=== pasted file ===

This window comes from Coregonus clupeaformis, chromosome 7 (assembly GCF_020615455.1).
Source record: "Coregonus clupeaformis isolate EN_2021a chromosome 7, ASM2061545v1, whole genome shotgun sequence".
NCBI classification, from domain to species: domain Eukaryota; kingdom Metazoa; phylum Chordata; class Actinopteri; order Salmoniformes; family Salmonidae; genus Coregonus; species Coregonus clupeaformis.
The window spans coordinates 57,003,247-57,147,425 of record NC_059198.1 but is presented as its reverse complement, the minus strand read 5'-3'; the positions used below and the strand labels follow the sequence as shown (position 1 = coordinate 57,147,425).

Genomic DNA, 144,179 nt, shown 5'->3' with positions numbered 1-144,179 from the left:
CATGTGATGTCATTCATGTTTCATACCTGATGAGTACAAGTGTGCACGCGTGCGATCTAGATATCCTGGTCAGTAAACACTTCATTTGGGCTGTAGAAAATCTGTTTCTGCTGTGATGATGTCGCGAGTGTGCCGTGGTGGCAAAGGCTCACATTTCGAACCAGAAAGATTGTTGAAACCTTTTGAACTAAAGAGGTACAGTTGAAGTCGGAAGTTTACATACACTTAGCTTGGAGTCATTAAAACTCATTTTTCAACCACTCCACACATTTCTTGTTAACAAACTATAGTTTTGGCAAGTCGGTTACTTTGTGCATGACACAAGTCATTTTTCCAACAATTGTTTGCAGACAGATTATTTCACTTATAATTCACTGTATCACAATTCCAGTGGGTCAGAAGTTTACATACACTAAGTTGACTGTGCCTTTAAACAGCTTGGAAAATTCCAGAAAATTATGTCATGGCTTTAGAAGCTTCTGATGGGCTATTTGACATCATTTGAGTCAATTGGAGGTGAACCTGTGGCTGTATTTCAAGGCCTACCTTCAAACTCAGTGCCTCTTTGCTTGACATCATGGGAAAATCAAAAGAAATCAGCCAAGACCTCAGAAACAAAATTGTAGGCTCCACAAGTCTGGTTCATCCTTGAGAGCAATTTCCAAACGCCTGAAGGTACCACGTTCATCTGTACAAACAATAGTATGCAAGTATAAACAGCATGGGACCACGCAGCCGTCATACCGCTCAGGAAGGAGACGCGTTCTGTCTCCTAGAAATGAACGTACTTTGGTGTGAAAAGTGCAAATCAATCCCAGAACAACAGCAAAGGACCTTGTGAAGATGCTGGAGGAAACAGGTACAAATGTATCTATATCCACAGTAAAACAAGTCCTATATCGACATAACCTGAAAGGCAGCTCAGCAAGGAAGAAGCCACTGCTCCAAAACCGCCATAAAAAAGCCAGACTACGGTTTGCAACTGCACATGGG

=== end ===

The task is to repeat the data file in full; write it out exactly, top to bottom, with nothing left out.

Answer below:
This window comes from Coregonus clupeaformis, chromosome 7 (assembly GCF_020615455.1).
Source record: "Coregonus clupeaformis isolate EN_2021a chromosome 7, ASM2061545v1, whole genome shotgun sequence".
NCBI classification, from domain to species: domain Eukaryota; kingdom Metazoa; phylum Chordata; class Actinopteri; order Salmoniformes; family Salmonidae; genus Coregonus; species Coregonus clupeaformis.
The window spans coordinates 57,003,247-57,147,425 of record NC_059198.1 but is presented as its reverse complement, the minus strand read 5'-3'; the positions used below and the strand labels follow the sequence as shown (position 1 = coordinate 57,147,425).

Genomic DNA, 144,179 nt, shown 5'->3' with positions numbered 1-144,179 from the left:
CATGTGATGTCATTCATGTTTCATACCTGATGAGTACAAGTGTGCACGCGTGCGATCTAGATATCCTGGTCAGTAAACACTTCATTTGGGCTGTAGAAAATCTGTTTCTGCTGTGATGATGTCGCGAGTGTGCCGTGGTGGCAAAGGCTCACATTTCGAACCAGAAAGATTGTTGAAACCTTTTGAACTAAAGAGGTACAGTTGAAGTCGGAAGTTTACATACACTTAGCTTGGAGTCATTAAAACTCATTTTTCAACCACTCCACACATTTCTTGTTAACAAACTATAGTTTTGGCAAGTCGGTTACTTTGTGCATGACACAAGTCATTTTTCCAACAATTGTTTGCAGACAGATTATTTCACTTATAATTCACTGTATCACAATTCCAGTGGGTCAGAAGTTTACATACACTAAGTTGACTGTGCCTTTAAACAGCTTGGAAAATTCCAGAAAATTATGTCATGGCTTTAGAAGCTTCTGATGGGCTATTTGACATCATTTGAGTCAATTGGAGGTGAACCTGTGGCTGTATTTCAAGGCCTACCTTCAAACTCAGTGCCTCTTTGCTTGACATCATGGGAAAATCAAAAGAAATCAGCCAAGACCTCAGAAACAAAATTGTAGGCTCCACAAGTCTGGTTCATCCTTGAGAGCAATTTCCAAACGCCTGAAGGTACCACGTTCATCTGTACAAACAATAGTATGCAAGTATAAACAGCATGGGACCACGCAGCCGTCATACCGCTCAGGAAGGAGACGCGTTCTGTCTCCTAGAAATGAACGTACTTTGGTGTGAAAAGTGCAAATCAATCCCAGAACAACAGCAAAGGACCTTGTGAAGATGCTGGAGGAAACAGGTACAAATGTATCTATATCCACAGTAAAACAAGTCCTATATCGACATAACCTGAAAGGCAGCTCAGCAAGGAAGAAGCCACTGCTCCAAAACCGCCATAAAAAAGCCAGACTACGGTTTGCAACTGCACATGGG